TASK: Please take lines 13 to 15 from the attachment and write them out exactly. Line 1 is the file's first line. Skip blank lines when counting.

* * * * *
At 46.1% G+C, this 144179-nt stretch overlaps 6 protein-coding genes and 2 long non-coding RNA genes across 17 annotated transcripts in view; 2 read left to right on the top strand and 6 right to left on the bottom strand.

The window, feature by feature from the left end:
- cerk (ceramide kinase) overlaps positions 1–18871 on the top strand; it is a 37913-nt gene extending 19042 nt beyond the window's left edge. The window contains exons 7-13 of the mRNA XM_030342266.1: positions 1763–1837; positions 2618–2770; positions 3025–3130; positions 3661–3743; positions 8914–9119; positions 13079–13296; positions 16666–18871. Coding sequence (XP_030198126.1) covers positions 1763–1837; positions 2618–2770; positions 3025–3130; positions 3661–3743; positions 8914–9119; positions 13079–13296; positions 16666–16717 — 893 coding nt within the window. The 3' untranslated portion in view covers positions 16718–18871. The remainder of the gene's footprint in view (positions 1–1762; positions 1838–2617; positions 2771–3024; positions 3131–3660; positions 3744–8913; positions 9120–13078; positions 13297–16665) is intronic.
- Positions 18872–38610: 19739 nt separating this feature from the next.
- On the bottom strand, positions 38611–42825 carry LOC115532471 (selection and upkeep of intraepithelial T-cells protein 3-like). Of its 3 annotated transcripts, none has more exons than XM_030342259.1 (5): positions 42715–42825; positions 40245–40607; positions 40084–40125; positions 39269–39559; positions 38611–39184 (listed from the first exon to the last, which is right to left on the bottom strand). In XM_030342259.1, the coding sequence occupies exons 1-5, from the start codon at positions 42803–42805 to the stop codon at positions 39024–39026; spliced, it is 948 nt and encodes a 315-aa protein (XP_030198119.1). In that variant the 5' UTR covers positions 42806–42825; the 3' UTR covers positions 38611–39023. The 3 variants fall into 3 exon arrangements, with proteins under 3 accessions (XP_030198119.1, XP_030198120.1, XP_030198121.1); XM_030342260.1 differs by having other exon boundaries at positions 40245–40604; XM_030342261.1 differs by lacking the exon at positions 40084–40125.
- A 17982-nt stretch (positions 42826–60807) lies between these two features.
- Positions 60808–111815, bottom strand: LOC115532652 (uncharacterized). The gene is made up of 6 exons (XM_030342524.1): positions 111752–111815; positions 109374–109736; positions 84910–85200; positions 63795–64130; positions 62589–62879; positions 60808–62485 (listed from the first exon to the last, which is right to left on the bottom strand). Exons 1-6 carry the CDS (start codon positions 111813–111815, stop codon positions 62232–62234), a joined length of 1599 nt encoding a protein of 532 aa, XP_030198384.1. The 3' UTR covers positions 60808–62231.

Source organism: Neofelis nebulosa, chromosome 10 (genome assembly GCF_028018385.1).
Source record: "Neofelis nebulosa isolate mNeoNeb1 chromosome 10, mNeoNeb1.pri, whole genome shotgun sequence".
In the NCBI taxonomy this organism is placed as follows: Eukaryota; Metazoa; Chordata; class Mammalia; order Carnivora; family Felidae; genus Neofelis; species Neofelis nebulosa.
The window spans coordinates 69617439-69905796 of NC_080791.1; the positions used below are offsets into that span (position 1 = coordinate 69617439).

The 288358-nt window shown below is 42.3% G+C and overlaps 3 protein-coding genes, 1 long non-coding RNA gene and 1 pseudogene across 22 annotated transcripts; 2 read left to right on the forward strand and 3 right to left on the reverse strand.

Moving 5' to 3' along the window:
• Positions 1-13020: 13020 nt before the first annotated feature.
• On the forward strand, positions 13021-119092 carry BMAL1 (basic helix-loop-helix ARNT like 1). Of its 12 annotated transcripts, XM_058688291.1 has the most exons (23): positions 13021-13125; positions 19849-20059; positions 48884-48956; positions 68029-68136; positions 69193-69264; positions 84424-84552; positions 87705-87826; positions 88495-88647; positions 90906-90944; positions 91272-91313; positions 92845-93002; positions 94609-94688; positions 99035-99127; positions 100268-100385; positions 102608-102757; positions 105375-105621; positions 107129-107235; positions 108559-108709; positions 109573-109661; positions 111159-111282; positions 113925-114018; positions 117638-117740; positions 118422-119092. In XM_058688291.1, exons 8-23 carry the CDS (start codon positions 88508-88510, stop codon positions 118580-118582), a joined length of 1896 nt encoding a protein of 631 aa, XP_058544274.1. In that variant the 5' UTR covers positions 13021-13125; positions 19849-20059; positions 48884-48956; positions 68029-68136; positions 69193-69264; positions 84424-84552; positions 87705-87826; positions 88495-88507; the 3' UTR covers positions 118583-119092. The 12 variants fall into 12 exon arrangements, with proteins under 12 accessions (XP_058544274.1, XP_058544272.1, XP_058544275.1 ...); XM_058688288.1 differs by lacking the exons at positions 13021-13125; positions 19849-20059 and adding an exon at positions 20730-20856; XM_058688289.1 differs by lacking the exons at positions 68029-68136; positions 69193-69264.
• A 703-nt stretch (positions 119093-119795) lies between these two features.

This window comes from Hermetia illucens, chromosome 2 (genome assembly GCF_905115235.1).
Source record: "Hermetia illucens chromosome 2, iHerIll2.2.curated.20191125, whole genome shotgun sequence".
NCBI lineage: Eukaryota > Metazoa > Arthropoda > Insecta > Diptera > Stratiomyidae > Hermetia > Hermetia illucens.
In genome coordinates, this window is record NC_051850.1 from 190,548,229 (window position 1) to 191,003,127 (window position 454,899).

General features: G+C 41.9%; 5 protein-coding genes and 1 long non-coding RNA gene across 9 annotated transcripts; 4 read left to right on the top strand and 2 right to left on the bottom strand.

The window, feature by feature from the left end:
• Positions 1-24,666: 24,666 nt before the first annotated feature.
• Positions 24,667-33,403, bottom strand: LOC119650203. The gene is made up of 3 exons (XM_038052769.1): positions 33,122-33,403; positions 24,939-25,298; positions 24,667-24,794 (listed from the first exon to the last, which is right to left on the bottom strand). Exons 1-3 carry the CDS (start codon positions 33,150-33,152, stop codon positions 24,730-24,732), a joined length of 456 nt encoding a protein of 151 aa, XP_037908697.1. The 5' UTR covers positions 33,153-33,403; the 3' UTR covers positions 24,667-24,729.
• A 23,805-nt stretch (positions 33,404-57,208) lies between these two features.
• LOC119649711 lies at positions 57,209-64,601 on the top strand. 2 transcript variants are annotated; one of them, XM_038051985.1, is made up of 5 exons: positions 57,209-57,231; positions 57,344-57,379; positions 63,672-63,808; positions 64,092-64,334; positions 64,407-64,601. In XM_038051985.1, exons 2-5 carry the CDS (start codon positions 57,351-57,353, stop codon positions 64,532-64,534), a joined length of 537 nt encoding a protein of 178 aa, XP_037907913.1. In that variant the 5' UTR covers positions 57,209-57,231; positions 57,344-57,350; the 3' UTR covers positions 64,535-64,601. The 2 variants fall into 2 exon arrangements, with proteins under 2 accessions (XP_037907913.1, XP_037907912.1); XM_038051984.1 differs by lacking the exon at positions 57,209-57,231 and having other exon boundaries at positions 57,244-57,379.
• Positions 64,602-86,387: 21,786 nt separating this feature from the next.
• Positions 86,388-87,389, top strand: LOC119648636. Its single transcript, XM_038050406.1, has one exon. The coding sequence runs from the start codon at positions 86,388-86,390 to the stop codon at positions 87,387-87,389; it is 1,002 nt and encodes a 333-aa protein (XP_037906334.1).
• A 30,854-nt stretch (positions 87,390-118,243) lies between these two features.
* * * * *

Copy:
Moving 5' to 3' along the window:
• Positions 1-13020: 13020 nt before the first annotated feature.
• On the forward strand, positions 13021-119092 carry BMAL1 (basic helix-loop-helix ARNT like 1). Of its 12 annotated transcripts, XM_058688291.1 has the most exons (23): positions 13021-13125; positions 19849-20059; positions 48884-48956; positions 68029-68136; positions 69193-69264; positions 84424-84552; positions 87705-87826; positions 88495-88647; positions 90906-90944; positions 91272-91313; positions 92845-93002; positions 94609-94688; positions 99035-99127; positions 100268-100385; positions 102608-102757; positions 105375-105621; positions 107129-107235; positions 108559-108709; positions 109573-109661; positions 111159-111282; positions 113925-114018; positions 117638-117740; positions 118422-119092. In XM_058688291.1, exons 8-23 carry the CDS (start codon positions 88508-88510, stop codon positions 118580-118582), a joined length of 1896 nt encoding a protein of 631 aa, XP_058544274.1. In that variant the 5' UTR covers positions 13021-13125; positions 19849-20059; positions 48884-48956; positions 68029-68136; positions 69193-69264; positions 84424-84552; positions 87705-87826; positions 88495-88507; the 3' UTR covers positions 118583-119092. The 12 variants fall into 12 exon arrangements, with proteins under 12 accessions (XP_058544274.1, XP_058544272.1, XP_058544275.1 ...); XM_058688288.1 differs by lacking the exons at positions 13021-13125; positions 19849-20059 and adding an exon at positions 20730-20856; XM_058688289.1 differs by lacking the exons at positions 68029-68136; positions 69193-69264.